"Come in," she said seductively, beckoning him into her chamber with her provocatively prehensile finger-nipples.

See? Comma on the inside.

I think that about covers the main rules for commas as relates to quotations. There are other rules, but they're rather abstruse, and the rules I've talked about will get you through most potential problems in your writing.

Add any and all commas needed. Some sentences might not require commas at all. With question (2), add any needed quotation marks. For answers, scroll down and highlight the invisible text between the brackets.

1. Ed stopped eating the baby long enough to utter a distracted "Finally" as I handed him the map of La Polla Erecta.

2. From the diary of explorer-anthropologist Malcolm Grandtrou, I read:

"Day Five among the Huh-huh tribe, whose language we are only beginning to comprehend. As far as I can determine, all verbal utterances are punctuated by different styles of flatulence, which the Huh-huh have developed into a sophisticated complex of anal phonemes ranging from subtle hisses and whistles to positively terrifying roars. Our team witnessed what appeared to be some sort of marriage ritual that involved a series of dance moves, tongue-flicks, screams, and colorful bursts of rectal cacophony.

Parsons, who was always a soft one, has already left the team in disgust. A guide from the tribe is presumably leading him on the ten-day trek back to Quola Village, where there's an airstrip and perhaps a bit of a cell-phone signal. I hope Parsons isn't being boiled alive somewhere. The rest of us, meanwhile, are captivated by what we've seen and learned thus far, and some of us are even eager to begin practicing the Huh-huh language, although we realize the effort will undoubtedly produce misunderstandings as we clumsily master this windy tongue.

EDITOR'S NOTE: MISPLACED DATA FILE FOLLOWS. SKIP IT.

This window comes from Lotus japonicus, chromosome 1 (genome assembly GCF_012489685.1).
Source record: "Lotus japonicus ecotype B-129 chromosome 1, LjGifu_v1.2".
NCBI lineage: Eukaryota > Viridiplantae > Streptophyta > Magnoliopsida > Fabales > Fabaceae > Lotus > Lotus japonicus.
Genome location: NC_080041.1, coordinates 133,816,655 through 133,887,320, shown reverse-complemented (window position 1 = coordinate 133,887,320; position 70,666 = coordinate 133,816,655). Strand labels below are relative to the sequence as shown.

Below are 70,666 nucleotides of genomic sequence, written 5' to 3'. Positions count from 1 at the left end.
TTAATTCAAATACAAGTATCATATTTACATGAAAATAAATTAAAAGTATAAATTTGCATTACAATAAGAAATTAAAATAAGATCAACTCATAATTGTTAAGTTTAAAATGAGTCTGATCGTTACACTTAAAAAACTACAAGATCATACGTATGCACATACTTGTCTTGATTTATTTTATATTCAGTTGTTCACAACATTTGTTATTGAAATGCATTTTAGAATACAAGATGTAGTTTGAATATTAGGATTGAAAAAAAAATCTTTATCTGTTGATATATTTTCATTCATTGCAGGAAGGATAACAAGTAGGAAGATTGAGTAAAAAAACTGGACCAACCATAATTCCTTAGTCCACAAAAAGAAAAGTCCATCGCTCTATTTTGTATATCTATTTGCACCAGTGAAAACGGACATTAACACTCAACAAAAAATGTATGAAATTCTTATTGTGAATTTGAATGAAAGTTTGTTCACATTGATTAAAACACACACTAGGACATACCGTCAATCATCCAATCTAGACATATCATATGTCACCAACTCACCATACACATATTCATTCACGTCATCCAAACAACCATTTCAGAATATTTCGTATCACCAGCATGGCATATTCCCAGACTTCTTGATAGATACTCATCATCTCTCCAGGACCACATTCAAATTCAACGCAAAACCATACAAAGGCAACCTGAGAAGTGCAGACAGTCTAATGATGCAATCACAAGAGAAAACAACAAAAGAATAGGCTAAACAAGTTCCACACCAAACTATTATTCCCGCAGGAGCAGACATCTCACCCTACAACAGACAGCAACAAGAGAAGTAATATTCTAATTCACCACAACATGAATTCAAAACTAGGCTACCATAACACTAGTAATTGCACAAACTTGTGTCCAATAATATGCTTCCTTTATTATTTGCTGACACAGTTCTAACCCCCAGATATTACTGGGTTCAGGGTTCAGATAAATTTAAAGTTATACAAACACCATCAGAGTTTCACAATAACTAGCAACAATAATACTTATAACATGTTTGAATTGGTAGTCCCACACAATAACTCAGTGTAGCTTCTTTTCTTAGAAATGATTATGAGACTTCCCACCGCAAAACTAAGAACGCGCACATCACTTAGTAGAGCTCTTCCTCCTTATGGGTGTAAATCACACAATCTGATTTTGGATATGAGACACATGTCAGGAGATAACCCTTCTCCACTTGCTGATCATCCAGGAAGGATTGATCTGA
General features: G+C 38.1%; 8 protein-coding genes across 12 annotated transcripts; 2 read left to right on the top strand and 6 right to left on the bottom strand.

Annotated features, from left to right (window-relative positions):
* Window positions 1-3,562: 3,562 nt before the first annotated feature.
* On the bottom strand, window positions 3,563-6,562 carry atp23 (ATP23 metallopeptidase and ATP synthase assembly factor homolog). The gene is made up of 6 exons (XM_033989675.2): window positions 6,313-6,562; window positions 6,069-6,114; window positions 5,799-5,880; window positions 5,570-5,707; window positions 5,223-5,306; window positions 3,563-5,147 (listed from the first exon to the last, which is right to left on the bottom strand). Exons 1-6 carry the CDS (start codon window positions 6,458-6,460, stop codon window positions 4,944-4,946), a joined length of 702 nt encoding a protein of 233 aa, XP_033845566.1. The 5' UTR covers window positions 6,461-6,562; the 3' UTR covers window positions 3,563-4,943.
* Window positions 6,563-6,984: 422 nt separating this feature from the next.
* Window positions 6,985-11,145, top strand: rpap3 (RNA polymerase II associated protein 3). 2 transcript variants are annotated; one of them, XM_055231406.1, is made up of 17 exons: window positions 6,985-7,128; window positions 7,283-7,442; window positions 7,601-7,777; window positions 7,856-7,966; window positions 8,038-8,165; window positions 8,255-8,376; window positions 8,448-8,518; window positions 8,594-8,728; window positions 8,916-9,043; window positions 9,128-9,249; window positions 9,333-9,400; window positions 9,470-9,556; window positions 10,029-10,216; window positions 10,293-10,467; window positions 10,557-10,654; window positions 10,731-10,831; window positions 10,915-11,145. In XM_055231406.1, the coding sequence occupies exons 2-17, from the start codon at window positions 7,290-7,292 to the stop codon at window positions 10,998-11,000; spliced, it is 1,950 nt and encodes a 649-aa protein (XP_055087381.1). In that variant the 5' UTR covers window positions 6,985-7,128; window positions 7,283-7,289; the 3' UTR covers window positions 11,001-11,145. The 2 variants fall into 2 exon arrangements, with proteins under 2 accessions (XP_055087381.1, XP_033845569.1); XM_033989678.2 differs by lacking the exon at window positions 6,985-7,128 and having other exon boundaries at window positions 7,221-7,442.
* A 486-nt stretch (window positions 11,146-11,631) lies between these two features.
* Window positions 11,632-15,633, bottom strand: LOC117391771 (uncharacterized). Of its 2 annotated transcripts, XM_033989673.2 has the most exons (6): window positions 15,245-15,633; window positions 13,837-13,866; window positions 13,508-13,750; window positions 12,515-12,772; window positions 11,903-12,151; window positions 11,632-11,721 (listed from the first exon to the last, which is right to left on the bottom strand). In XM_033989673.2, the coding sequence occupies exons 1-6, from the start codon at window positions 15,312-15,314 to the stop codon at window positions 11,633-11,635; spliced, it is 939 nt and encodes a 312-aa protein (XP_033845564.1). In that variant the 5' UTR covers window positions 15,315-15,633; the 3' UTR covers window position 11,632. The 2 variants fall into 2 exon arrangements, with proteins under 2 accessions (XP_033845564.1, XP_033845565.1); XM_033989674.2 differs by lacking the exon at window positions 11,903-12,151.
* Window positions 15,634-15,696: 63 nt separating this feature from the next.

3. "I don't know what you're talking about" said Steinberg, but the dog's paw jutting baldly out of his bowl of soup told me everything I needed to know.

4. "Look at me like that again" said Vasquez "and I'll happily wear your scrote as a bandanna."

5. "Don't move! It'll kill us all!" shouted Mark as his massive erection broke free of his pants.

6. "Daddy, why did the president sniff me?" my daughter asked after we got home.

ANSWERS (highlight)

[1. no comma needed

2. comma before "Parsons," beginning of 2nd paragraph; comma at end of 2nd paragraph

3. comma after "about"

4. comma after "again"; comma after "Vasquez"

5. no extra comma needed

6. no extra comma needed]